Either way, both versions of the EX are as quick - or quicker - than an early-mid 1990s V-8 powered Mustang GT.

Other factors that affect handling feel/cornering prowess are ride height and weight. The EX35 sits much lower to the pavement than the X3, with only 6.5 inches of clearance vs. the BMW's 8 inches. That is a significant difference you really can feel in a high-speed turn. The AWD X3 is also around 200 pounds heavier than the RWD EX35 (3,754 lbs. vs. 4,012 for the BMW). Combined with the almost 40 hp deficit, this makes the X3 feel sluggish compared with the athletic Infiniti - once again, despite the BMW's available manual transmission.


The EX looks like what it is - a wagonized version of the G35 sedan. The front clip is very similar, for example.

The interior layout of the EX is also similar to the way the G35's laid out. It is much less SUV (or even crossover) like and more sport sedan-like - with a curving "double wave" dash that flows into the door panels and recessed LCD display for the GPS in the center stack. It is finished with black lacquer and aluminum trim plates or - optionally - wood veneer inserts. It's what you might cll "swank-tech."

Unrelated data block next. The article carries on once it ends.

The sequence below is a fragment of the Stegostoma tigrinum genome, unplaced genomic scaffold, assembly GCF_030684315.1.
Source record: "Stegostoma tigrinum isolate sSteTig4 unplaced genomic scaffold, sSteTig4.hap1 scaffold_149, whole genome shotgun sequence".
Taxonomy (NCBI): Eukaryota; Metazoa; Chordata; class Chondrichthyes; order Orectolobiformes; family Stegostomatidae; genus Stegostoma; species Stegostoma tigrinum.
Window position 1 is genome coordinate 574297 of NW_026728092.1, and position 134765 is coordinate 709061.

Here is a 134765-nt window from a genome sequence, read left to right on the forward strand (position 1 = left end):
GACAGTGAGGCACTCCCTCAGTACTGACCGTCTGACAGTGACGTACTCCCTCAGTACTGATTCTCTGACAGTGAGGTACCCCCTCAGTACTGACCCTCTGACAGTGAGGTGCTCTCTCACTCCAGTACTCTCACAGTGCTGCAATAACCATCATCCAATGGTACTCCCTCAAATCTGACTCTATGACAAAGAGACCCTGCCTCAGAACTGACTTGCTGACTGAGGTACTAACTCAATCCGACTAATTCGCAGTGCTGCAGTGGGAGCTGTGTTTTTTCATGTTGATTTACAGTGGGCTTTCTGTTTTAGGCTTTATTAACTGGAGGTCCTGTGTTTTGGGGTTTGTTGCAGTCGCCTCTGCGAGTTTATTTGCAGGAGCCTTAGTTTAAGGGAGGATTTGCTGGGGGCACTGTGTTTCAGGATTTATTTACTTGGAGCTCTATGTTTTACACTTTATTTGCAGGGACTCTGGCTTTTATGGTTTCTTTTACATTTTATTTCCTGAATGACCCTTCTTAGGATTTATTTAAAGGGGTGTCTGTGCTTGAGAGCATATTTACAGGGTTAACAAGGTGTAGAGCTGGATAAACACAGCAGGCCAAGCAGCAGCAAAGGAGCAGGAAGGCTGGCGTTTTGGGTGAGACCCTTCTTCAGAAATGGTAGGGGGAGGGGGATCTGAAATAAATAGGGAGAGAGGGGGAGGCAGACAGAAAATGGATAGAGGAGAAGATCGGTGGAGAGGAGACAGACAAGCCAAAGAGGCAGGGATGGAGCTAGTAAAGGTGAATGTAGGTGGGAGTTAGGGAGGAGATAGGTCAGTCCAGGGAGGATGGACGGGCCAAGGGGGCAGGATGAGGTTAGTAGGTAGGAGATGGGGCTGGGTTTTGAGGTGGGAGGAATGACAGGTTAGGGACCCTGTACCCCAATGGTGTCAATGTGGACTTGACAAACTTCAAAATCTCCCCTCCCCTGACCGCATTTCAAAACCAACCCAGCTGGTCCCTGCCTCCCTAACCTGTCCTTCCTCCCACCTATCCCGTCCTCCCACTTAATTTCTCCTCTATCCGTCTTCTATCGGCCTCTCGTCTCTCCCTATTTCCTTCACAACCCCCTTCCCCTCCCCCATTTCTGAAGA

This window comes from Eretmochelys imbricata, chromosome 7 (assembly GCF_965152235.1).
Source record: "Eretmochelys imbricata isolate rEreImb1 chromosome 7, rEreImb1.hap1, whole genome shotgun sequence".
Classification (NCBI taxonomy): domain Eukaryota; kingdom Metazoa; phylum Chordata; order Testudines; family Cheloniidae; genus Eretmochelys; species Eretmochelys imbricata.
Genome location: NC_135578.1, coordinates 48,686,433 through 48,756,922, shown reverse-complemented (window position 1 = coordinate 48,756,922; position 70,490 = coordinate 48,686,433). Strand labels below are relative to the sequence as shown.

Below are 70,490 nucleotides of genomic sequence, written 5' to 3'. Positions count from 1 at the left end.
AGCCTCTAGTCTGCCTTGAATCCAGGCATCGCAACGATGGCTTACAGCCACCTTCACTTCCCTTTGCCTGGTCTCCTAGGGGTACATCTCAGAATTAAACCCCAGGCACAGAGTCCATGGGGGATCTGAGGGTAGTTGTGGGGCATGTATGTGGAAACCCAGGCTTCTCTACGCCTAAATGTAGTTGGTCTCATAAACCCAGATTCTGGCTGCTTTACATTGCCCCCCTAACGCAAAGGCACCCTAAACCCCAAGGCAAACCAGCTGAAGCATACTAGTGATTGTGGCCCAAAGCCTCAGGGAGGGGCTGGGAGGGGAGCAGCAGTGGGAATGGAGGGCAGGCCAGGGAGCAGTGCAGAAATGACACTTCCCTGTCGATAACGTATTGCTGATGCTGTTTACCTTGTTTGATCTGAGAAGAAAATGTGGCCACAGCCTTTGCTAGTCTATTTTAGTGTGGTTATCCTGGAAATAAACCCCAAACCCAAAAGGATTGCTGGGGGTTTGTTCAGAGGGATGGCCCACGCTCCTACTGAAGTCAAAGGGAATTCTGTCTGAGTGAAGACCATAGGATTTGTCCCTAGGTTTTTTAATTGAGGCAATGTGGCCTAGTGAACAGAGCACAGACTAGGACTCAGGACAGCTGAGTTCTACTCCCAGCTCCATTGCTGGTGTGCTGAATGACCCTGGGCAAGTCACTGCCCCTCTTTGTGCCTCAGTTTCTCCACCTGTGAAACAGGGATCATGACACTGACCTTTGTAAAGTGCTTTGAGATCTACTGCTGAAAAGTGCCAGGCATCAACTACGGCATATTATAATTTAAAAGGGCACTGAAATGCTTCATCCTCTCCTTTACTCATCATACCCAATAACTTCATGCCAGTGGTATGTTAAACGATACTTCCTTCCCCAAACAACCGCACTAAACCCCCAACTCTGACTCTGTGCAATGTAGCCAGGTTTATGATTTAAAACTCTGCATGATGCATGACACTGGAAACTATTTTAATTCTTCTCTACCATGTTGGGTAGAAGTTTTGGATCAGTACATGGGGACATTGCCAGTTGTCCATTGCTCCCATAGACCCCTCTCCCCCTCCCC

The stats say it will seat five but realistically, this is a four-passenger vehicle - as are others in the segment, including the X3.

One area where the EX is objectively weak relative to competitors like the BMW X3 is cargo capacity. Behind the rear seats, there's only about 19 cubic feet vs. the BMW's 30 cubic feet.

Rear seat accommodations are a mixed bag. Taller torso riders will appreciate the extra headroom (38.4 inches for the EX vs. 37.8 for the X3). But if they have long legs, they will be less happy in the EX - which has just 28.5 inches of legroom vs. 35.8 n the BMW.


Infiniti vehicles have a high-end feel to them, not just a high-end brand name. Though several models are either based on or share major components such as platforms and engines with less prestigious Nissan-branded models, Infiniti does a very effective job of putting distance between them - and not just price-wise.

The base EX, for example, comes with a high level of standard amenities, including automatic climate control, electric sunroof, premium stereo with factory satellite radio hook-up, 17 inch alloy wheels and Infiniti's unique self-healing paint. The finish has high-elastic resins that let it expand to fill in small scratches without ever needing to visit a body shop - or get out the buffing compound.